The first time i got in "touch" with the Irish airline was in the early 80s on an Exxon air survey.I was really impressed by the livery of the airline and especially the photos of Dublin satellite with 747s around !!!

Now EI livery remains one of my favourite especially on the A330 !!!

It is a pity how the airline is facing troubles,but i am sure it won't follow SN and SR !!!

Anyway...an ATC is not one without a Shamerock !!!

Username: Spotterboy [User Info]
Posted 2002-07-11 22:56:15 and read 32768 times.

Hi man.

I can only say, " Aer Lingus is an airline with a big history and have yet a very excellent service. I could explore this a few times , when I got into this nice looking , green planes. ( for ex. LGW-SNN or DUS-DUB ) . After its long time of existing , >EI< has still excellent service , always pleasant f/a´s and a modern fleet."

Congratulations for your good report and I hope , that the green planes stayed also in the future at the airports of the world.

bye , Spotterb.

Username: SunCEO [User Info]
Posted 2002-07-12 22:52:17 and read 32768 times.

Thankyou all for your comments!

Constructive criticism is always welcomed.

The Aer Lingus livery is very much a matter of opinion. Personally I hated it before I saw an aer lingus aircraft in front of me then really liked it!

Yes Futura are a subsidiary but I do not like them very much.

The Shannon stop over has bothe hindered and helped Aer Lingus at times in my Opinion but I don't have any figures. Aer Lingus could also pick up passengers in Shannon boosting its load factor

Thankyou all for your emails aswell!!!


Username: AidanHegarty [User Info]
Posted 2002-07-15 04:11:16 and read 32768 times.

I cannot help but to think that the 'Shannon question' is cruical to the financial future of Aer Lingus. Living in Scotland, I have seen how direct transatlantic traffic has expanded (notwithstanding the shocking events of Sept 11th) since the authorites here abandoned the outdated 'Gateway Prestwick' philosophy. Yes there may be very good socio-economic reasons for Shannon's quasi-protected status, but to use a (British) theatrical expression, it's a case of bums on seats. What incentive is there for anyone to buy the Aer Lingus brand when travelling to/from the US if half the flights have to make what may appear to the average traveller a needless extra stop? I would also be very interested to know what extra costs are incurred by the airline for each Shannon stop, namely extra fuel, handling etc, and how much of these costs are off-set by revenue of passengers/cargo utilising Shannon as an arrival/departure point.

Username: Greenjet [User Info]
Posted 2002-07-16 10:57:51 and read 32768 times.

Nice article. However, Aer Lingus did not operate the ATR 42 on their PSO routes - just the Shorts 360, Fokker 50 and Saab 340. I think you omitted the last one. Apart from that it was detailed and informative.

Username: SunCEO [User Info]
Posted 2002-07-17 20:19:39 and read 32768 times.


Aer Arann used the ATR 42 not EI, and the S340 was mentioned in passing!

Thanks for your comments,

p.s. Aidan I am not really that up on the stopover info, maybe someone else has a few figures???

Username: Greenjet [User Info]
Posted 2002-07-20 16:53:36 and read 32768 times.

Oops. Sorry, I've re-read the article and realised my mistake.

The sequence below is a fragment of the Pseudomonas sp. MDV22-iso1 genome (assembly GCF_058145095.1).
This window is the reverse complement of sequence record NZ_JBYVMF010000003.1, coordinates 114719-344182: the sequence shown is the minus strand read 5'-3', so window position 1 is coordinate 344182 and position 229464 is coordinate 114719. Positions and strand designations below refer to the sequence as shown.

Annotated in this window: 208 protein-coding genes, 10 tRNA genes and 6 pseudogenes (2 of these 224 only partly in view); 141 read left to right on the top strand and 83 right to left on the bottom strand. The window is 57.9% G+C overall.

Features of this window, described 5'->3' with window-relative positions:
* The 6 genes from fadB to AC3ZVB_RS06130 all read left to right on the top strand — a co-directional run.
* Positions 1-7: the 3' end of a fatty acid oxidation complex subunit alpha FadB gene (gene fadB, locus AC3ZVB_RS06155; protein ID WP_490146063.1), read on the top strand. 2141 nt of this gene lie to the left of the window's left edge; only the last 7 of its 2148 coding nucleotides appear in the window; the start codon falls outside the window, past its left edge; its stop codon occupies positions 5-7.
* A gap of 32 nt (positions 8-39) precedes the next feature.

Username: Squigee [User Info]
Posted 2002-07-26 20:06:28 and read 32768 times.

The article was indeed "OK" but really, Aer Lingus is really just an airline. Every airline in the world has a history behind it, and people who are proud of it. Don't confuse nationalistic pride as actual reason for this airline to be considered "sublime"

Username: Ger Lawlor [User Info]
Posted 2002-08-04 12:50:09 and read 32768 times.

Barry, Thanks for posting the article..I found it interesting. My concern is for the future of Aer Lingus...it can't be all things to all people in the harsh economics now in in the world. Government assistance or else standing fully on its own profit wise are the only ways forward. I have flown Aer Lingus fairly often & have found mixed results. The last time was in Oct 01 from LA & this service was fine.
I'm originally from Limerick so the Shannon stopover would be close to my heart. As someone said in response, it has both helped & hindered the airline & this is correct. I haven't got the answer on this.

Thanks for the article & good luck to you in the future

Username: SunCEO [User Info]
Posted 2002-08-11 21:34:49 and read 32768 times.

Hi Ger!

Thanks for the kind words.

I would agree that the future is uncertain for Aer Lingus but it looks more promising than it did last year. Willie Walshe is a ruthless CEO and he is helping the company. Cuts can be seen all over the place for example I recently picked up a timetable in the airport which is 1/20th of the original size. All the new routes are aimed at the leisure market casting aside the business traveller and looking for new customs.

Kind Regards,
Barry Mulcahy.

Username: Teahan [User Info]
Posted 2002-08-14 23:01:01 and read 32768 times.


Thanks for that very interesting article. Certainly summed up Aer Lingus very well!


Username: Rw774477 [User Info]
Posted 2003-01-22 14:45:31 and read 32768 times.

"In latter years the aircraft were sold along with the reliable Boeing 720s/707s"

This looks like the 707s were sold at the same time as the 747s. This is not true since the 707s were out of service long before the A330 were introduced.

Also I'm sure the SNN stopover has cost a bunch in maintenance since the cycles on the aircraft were effectively twice what the should be for the hours accumulated.

Username: Jcamilo [User Info]
Posted 2009-08-31 22:47:43 and read 32768 times.

really good!! but KLM and AVIANCA are first over world!!!